Hope of Finding Earthquake Survivors Fading
Emergency medical team members take care of Haiti earthquake survivors after arriving on a French flight at Pole Caraibes airport in Pointe-a-Pitre on the French Caribbean island of Guadeloupe late January 14, 2010. Thousands of people injured in Haiti's
Dallas Morning News via YellowBrix
January 15, 2010
“They are slowly getting more angry,” said David Winhurst, spokesman for the U.N. mission in Haiti.
The Haitian National Police had virtually disappeared, Winhurst and another U.N. official said. The 3,000 peacekeeping troops around the capital would probably be sufficient to handle any unrest, they said, but plans were being made to bring in reinforcements from the 6,000 others around the country.
Despite the strength of the 7.0-magnitude earthquake, the United Nations reported that damage appeared to be confined to the capital and a few outlying areas, with the rest of the country largely spared.
The struggle to survive intensified Thursday in dramas that played out around the city.
At a collapsed trade school, the haunting voice of a teenager, Jhon Verpre Markenley, came from a dark crevice in the rubble. “Get me out!” he cried.
Verpre’s father risked his own life to save his son’s, crouching deep into the hole with a blow torch to wear away the metal that pinned his son’s leg. Hours later, the young man was free. His mother danced.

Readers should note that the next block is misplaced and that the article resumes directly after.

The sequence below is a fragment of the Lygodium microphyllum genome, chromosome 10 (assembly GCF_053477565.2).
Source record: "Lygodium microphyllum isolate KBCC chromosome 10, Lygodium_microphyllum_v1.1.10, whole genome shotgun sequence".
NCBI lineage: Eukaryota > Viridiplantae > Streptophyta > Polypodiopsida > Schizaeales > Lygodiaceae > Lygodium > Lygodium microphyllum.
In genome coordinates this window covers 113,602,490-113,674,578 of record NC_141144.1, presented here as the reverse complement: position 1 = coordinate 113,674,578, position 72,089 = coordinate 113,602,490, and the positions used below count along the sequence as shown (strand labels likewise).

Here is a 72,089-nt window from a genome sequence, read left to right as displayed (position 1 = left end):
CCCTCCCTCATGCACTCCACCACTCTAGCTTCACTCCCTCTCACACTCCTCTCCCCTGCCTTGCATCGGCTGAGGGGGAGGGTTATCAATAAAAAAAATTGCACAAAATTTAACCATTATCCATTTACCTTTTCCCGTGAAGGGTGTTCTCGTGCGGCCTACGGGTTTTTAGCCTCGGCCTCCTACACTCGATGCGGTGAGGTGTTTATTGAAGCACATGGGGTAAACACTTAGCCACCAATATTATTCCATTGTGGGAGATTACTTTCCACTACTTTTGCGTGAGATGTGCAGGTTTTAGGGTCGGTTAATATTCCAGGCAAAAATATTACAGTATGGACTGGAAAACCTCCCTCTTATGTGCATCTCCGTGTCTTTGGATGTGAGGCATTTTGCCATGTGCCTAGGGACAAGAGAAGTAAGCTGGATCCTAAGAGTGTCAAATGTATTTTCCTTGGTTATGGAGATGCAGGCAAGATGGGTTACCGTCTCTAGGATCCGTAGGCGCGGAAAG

At the collapsed U.N. peacekeeping headquarters, search-and-rescue firefighters from Fairfax County, Va., pulled an Estonian guard, Tarmo Joveer, alive and unhurt from the ruins at 8 a.m. Thursday, 39 hours after the quake – a “small miracle,” Secretary-General Ban Ki-moon said in New York.
At the ruins of the Montana Hotel, another U.N. office, a French rescue team extracted three people alive and one corpse, Winhurst said.
But hope was fading for perhaps tens of thousands of others. Residents interviewed throughout the city said the cries they heard emanating from many collapsed buildings in the initial hours after the quake have begun to soften, if not quiet completely.
“There’s no more life here,” said a grandmother, who rapped a broom against concrete in hopes that her four missing relatives might somehow respond.
Pascale Valerie Lisnay, whose brother was buried in the collapsed trade school, said she longed to hear anything from him, a moan, a cry, anything to give her hope that he was still alive. She dialed her brother’s cellphone number again and again, tears filling her eyes each time it failed to connect.
“He’s gone,” she said.
Ronald Jedna was trapped in the wreckage of an apartment building with heavy beams pressing against his chest. He said he tried to cry out, but his throat was too dry and he was too weak. Eventually, a neighbor peered through a tiny slit, discovered him and managed to pry him loose.
“A day felt like a year,” said Jedna, who was covered with white dust. “You’re buried alive. You can’t scream. You wonder if anyone will ever come.”